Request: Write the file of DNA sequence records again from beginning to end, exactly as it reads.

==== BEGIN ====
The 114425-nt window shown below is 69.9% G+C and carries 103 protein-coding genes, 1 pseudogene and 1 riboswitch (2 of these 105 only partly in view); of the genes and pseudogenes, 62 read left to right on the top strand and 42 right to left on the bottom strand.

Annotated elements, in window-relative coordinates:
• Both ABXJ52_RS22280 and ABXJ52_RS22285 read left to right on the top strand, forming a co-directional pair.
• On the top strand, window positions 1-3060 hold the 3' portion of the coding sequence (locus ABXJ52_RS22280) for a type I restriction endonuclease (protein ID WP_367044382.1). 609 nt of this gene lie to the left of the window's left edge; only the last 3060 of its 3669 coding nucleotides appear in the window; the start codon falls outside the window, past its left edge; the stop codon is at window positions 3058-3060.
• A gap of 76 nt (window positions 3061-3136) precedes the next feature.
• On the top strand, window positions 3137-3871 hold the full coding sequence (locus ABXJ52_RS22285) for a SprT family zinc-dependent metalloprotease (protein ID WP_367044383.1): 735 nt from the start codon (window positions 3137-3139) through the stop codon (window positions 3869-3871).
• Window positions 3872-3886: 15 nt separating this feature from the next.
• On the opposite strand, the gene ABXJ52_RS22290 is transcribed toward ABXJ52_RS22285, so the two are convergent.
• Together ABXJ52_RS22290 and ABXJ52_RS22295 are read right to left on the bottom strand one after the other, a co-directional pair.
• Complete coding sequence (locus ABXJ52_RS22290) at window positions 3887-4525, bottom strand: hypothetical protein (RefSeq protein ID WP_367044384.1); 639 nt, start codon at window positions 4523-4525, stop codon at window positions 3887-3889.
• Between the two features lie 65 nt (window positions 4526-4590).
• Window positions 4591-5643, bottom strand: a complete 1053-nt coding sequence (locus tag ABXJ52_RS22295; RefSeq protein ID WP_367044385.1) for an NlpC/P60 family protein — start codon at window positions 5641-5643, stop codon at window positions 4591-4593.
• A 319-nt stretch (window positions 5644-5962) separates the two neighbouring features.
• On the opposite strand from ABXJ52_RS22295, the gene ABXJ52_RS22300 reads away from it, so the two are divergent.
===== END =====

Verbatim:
The 114425-nt window shown below is 69.9% G+C and carries 103 protein-coding genes, 1 pseudogene and 1 riboswitch (2 of these 105 only partly in view); of the genes and pseudogenes, 62 read left to right on the top strand and 42 right to left on the bottom strand.

Annotated elements, in window-relative coordinates:
• Both ABXJ52_RS22280 and ABXJ52_RS22285 read left to right on the top strand, forming a co-directional pair.
• On the top strand, window positions 1-3060 hold the 3' portion of the coding sequence (locus ABXJ52_RS22280) for a type I restriction endonuclease (protein ID WP_367044382.1). 609 nt of this gene lie to the left of the window's left edge; only the last 3060 of its 3669 coding nucleotides appear in the window; the start codon falls outside the window, past its left edge; the stop codon is at window positions 3058-3060.
• A gap of 76 nt (window positions 3061-3136) precedes the next feature.
• On the top strand, window positions 3137-3871 hold the full coding sequence (locus ABXJ52_RS22285) for a SprT family zinc-dependent metalloprotease (protein ID WP_367044383.1): 735 nt from the start codon (window positions 3137-3139) through the stop codon (window positions 3869-3871).
• Window positions 3872-3886: 15 nt separating this feature from the next.
• On the opposite strand, the gene ABXJ52_RS22290 is transcribed toward ABXJ52_RS22285, so the two are convergent.
• Together ABXJ52_RS22290 and ABXJ52_RS22295 are read right to left on the bottom strand one after the other, a co-directional pair.
• Complete coding sequence (locus ABXJ52_RS22290) at window positions 3887-4525, bottom strand: hypothetical protein (RefSeq protein ID WP_367044384.1); 639 nt, start codon at window positions 4523-4525, stop codon at window positions 3887-3889.
• Between the two features lie 65 nt (window positions 4526-4590).
• Window positions 4591-5643, bottom strand: a complete 1053-nt coding sequence (locus tag ABXJ52_RS22295; RefSeq protein ID WP_367044385.1) for an NlpC/P60 family protein — start codon at window positions 5641-5643, stop codon at window positions 4591-4593.
• A 319-nt stretch (window positions 5644-5962) separates the two neighbouring features.
• On the opposite strand from ABXJ52_RS22295, the gene ABXJ52_RS22300 reads away from it, so the two are divergent.